Australian Wine from
Alternative Grape Varieties

Alternative varieties for diverse wines

Wine varieties are often classified by their origin, or at least where they form the substantial basis of the local wine industry. As this website is looking at the alternative varieties used to make wine in Australia we will adopt the criteria that to qualify as an alternative wine variety, it must not be one of the mainstream varieties used in Australia.

Full list of varieties described on this site

Just what are "alternative varieties" of wine grapes? Well, I suspect it really depends on what it is alternative to.

Usually we define alternative as being relative to some standard or norm. If it is not standard then it is "alternative."

The table below lists some varieties and three opinions about their status. The column labeled Clarke, refers to the classification used in Grapes and wine: a comprehensive guide to varieties and flavours, by Oz Clarke and Margaret Rand (2000). They denote seventeen varieties as 'Classic' and a further seventeen as 'Major'.

In her 1986 book Vines, grapes and wines: a drinkers guide to grape varieties, Jancis Robinson classifies just nine varieties as 'Classic' and twenty eight as 'Major'.

The Australian Alternative Varieties Wine Show (AAVWS) works on an exclusion list. A variety qualifies for entry as alternative if it is not Chardonnay, Semillon, Sauvignon Blanc, Cabernet Sauvignon, the Cabernet family generally, Pinot Noir, Merlot, Shiraz, Chenin Blanc, Riesling, Colombard, Grenache and Verdelho. The show does permit wines with a less than 49% composition of these excluded varieties in blends in some classes.

For the purposes of this web site I have defined "alternative" as meaning not

  • Cabernet Sauvignon and the Cabernet family generally
  • Chardonnay
  • Merlot
  • Pinot Noir
  • Riesling
  • Sauvignon Blanc
  • Semillon
  • Shiraz

Thus I have been more generous in my interpretation with for example Verdelho, Genache, and Chenin Blanc. (I have also snuck a page about riesling onto this site, for the simple reason that I love the variety!)

At the AAVWS in 2007 there was some discussion about when a variety should be deemed no longer "alternative". One suggestion was that this could be the case when at least one major metropolitan wine show has a dedicated class for that variety. On this basis Pinot gris looks close to being dropped from their list. Sangiovese and Tempranillo may follow within a couple of years.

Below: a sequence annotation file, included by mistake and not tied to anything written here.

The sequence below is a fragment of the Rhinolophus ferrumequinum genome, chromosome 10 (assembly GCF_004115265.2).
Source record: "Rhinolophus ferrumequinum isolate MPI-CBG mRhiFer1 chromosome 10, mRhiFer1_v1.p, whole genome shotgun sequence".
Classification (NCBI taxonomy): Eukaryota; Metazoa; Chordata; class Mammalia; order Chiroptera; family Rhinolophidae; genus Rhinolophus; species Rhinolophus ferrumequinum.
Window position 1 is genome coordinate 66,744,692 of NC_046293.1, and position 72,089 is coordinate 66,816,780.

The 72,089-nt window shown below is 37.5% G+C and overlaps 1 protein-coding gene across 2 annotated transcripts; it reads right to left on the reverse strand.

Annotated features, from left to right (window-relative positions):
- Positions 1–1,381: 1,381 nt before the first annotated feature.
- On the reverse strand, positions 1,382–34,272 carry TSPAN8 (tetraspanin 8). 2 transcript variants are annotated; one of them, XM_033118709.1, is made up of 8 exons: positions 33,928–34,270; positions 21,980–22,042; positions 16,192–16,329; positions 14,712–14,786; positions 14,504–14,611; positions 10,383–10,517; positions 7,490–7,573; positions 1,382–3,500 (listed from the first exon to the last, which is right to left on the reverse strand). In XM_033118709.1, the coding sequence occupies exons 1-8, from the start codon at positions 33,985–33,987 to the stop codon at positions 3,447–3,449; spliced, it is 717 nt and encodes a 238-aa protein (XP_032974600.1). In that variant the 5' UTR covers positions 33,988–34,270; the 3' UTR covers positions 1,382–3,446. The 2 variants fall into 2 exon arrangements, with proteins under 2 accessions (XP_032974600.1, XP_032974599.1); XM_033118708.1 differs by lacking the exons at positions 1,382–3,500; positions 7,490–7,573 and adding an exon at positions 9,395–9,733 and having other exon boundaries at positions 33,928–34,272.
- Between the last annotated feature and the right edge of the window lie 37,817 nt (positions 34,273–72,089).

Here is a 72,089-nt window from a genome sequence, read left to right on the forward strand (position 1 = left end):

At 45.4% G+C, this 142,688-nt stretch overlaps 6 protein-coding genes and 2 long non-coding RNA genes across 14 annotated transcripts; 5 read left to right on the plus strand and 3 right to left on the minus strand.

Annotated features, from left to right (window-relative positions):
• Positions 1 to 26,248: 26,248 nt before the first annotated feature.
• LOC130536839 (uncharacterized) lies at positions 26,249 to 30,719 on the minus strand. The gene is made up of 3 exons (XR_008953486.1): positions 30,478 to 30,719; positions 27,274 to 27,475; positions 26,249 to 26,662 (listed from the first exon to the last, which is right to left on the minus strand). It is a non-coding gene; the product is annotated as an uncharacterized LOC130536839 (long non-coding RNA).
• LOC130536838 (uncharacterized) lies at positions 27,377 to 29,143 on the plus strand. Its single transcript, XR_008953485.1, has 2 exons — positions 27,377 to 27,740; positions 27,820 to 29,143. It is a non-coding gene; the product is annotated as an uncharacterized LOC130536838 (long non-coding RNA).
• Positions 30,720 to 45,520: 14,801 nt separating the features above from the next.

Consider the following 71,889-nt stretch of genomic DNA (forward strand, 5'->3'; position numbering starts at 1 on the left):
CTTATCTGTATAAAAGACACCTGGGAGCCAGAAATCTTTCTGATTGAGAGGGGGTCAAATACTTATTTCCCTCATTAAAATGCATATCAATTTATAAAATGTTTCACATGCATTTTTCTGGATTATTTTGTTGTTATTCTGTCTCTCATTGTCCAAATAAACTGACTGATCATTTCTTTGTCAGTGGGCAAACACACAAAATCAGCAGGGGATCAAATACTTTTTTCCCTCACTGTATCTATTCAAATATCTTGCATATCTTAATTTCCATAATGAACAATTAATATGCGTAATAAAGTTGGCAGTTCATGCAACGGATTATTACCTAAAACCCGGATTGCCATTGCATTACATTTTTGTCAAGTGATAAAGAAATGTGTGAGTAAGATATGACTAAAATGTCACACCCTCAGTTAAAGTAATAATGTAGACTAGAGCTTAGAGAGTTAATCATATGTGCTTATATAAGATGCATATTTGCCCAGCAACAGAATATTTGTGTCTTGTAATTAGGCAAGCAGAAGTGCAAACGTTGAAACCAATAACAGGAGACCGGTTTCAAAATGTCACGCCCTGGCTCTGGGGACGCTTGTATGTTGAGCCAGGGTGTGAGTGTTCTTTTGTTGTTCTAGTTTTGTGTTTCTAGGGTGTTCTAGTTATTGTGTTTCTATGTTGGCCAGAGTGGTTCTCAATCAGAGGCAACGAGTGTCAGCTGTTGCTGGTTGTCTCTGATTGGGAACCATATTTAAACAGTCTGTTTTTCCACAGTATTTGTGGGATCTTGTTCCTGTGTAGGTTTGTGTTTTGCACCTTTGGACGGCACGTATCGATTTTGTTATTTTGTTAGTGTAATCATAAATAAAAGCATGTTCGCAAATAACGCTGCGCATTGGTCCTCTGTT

Classic, Major and Alternative Wine Grape Varieties
Group/origin Colour

Italian White -
Italian Red Major Major Alternative
Cabernet Franc
Bordeaux Red
Major Major -
Cabernet Sauvignon
Bordeaux Red Classic
Classic -
Carignan Rhone
Red - Major Alternative
Carmenere Bordeaux/Chile Red Major Alternative
Chardonnay International White Classic Classic -
Chenin blanc Loire White Classic Classic Alternative
Cinsault Rhone
Red - Major Alternative
Dolcetto Italian Red Major Alternative
Durif Rhone Red -

Gamay Beaujolais
Red - Major Alternative
Grenache French/Spanish
Red Classic Major Alternative
Gewurztraminer German White Classic Major Alternative
Malbec Bordeaux/Argentina Red Major
Malvasia Italian
+-White Major

Marsanne Rhone White Major Alternative
Bordeaux Red Classic Classic -
Rhone Red Major Alternative
Nebbiolo Italian Red Classic Major Alternative
Petit Verdot Bordeaux Red - - Alternative
Pinot Grigio/Gris French/Italian White Major Major Alternative
Pinot Noir Burgundy
Red Classic Classic -
South Africa Red Major
Riesling German
White Classic Classic Alternative
Roussanne Rhone White Major
Sangiovese Italian Red Classic Major Alternative
Sauvignon Blanc Bordeaux White Classic Classic -
Semillon Bordeaux White Classic Classic -
Shiraz Rhone Red Classic Classic -
Silvaner (Sylvaner) German White Major Major Alternative
Tempranillo Spanish Red Classic Major Alternative
Touriga Nacional Portuguese Red Major   Alternative
Verdelho Portuguese White   -   Alternative
Rhone White Classic Major
Red Classic
Major Alternative

Table Source. Adapted from Grapes and wine: a comprehensive guide to varieties and flavours, by Oz Clarke and Margaret Rand (2000), Vines, grapes and wines: a drinkers guide to grape varieties, by Jancis Robinson (1986) and from the website of the Australian Alternative Varieties Wine Show.

Complete index of grape varieties on this site

You can find lots more information about alternative varieties in De Long's Wine Grape Varietal Table


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